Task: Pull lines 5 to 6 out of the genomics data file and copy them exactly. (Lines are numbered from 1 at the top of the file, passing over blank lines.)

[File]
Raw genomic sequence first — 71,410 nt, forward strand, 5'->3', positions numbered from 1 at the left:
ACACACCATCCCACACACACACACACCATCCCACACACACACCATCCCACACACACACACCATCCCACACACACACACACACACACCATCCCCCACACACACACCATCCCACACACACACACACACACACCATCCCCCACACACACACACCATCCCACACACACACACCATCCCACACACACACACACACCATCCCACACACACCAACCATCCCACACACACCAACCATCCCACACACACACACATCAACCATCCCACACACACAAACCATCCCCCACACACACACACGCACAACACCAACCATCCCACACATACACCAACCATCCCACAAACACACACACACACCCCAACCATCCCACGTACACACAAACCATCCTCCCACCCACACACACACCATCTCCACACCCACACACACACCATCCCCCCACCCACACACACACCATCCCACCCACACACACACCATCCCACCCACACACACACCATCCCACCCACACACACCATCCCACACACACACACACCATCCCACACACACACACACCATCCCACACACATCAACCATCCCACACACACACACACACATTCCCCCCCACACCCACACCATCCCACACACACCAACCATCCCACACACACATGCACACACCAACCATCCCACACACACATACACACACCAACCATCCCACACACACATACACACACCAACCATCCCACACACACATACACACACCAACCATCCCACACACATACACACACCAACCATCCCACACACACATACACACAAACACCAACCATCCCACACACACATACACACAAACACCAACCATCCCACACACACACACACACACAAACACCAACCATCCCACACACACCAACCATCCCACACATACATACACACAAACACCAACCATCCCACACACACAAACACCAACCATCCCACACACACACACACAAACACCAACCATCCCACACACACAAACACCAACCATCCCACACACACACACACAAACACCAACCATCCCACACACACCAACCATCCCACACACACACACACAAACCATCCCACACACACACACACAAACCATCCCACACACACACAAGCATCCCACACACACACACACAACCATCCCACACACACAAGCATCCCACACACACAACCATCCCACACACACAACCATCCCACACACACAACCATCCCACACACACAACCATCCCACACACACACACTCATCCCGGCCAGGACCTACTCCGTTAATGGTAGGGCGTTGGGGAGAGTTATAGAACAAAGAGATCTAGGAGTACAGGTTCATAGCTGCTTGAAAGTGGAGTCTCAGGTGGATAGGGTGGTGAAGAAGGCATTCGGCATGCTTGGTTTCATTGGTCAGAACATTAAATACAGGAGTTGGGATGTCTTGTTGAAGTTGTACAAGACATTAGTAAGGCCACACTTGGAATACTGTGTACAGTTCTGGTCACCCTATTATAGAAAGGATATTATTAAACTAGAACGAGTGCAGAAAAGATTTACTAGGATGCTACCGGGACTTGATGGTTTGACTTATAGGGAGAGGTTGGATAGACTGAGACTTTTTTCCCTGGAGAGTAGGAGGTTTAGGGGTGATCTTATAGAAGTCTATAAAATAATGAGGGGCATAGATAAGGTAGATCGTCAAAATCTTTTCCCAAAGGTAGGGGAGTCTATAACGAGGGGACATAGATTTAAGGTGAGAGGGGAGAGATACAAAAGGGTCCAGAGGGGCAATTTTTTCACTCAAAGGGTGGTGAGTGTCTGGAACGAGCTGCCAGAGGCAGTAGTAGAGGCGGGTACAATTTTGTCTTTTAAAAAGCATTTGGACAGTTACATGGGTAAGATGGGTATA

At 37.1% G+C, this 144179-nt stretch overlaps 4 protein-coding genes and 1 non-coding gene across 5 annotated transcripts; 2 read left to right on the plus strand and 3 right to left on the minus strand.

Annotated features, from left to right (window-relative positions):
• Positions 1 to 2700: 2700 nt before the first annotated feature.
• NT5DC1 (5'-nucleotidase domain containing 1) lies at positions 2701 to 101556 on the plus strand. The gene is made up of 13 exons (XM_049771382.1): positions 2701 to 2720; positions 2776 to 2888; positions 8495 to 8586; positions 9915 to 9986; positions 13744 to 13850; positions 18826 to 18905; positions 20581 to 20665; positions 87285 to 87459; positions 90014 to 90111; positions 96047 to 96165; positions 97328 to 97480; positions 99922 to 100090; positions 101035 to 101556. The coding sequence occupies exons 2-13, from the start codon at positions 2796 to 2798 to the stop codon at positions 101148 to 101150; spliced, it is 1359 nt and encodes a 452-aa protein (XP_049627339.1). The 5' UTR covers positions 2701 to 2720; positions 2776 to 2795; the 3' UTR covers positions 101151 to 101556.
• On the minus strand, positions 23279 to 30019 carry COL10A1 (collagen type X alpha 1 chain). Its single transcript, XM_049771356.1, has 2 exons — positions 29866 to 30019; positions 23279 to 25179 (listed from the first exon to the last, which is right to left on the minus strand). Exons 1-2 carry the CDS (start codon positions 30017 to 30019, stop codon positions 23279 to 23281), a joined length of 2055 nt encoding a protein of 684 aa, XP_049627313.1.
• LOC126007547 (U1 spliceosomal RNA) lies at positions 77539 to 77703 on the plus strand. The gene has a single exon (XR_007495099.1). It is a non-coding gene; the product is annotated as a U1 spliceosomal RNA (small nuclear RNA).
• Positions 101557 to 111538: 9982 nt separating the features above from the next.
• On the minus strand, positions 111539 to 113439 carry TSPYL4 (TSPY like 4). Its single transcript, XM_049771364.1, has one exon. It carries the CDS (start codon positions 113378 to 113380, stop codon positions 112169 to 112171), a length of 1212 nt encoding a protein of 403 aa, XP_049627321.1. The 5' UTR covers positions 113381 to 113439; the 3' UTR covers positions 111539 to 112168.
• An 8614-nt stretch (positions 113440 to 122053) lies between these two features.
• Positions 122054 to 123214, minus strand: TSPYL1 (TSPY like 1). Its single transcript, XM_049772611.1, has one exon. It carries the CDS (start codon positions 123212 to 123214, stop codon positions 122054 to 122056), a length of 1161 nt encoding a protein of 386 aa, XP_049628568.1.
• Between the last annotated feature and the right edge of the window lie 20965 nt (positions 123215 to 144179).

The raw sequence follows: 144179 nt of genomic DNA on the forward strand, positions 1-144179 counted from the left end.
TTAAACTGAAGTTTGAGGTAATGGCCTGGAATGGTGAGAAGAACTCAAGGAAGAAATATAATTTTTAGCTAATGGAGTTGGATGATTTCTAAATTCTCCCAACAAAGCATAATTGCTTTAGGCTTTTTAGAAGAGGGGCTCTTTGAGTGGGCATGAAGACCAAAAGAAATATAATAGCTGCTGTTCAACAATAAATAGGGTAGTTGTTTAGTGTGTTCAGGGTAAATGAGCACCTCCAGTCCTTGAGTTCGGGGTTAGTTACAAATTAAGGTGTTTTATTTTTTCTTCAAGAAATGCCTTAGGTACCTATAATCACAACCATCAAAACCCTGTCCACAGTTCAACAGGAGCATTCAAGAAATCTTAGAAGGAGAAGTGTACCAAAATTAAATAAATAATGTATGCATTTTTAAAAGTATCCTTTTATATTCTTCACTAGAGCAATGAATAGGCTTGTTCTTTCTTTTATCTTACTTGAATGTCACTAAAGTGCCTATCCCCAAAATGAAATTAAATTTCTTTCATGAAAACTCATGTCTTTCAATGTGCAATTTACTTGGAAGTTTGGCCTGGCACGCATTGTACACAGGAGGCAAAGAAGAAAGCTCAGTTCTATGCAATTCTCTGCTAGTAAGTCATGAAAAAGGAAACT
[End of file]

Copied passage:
• Positions 1 to 2700: 2700 nt before the first annotated feature.
• NT5DC1 (5'-nucleotidase domain containing 1) lies at positions 2701 to 101556 on the plus strand. The gene is made up of 13 exons (XM_049771382.1): positions 2701 to 2720; positions 2776 to 2888; positions 8495 to 8586; positions 9915 to 9986; positions 13744 to 13850; positions 18826 to 18905; positions 20581 to 20665; positions 87285 to 87459; positions 90014 to 90111; positions 96047 to 96165; positions 97328 to 97480; positions 99922 to 100090; positions 101035 to 101556. The coding sequence occupies exons 2-13, from the start codon at positions 2796 to 2798 to the stop codon at positions 101148 to 101150; spliced, it is 1359 nt and encodes a 452-aa protein (XP_049627339.1). The 5' UTR covers positions 2701 to 2720; positions 2776 to 2795; the 3' UTR covers positions 101151 to 101556.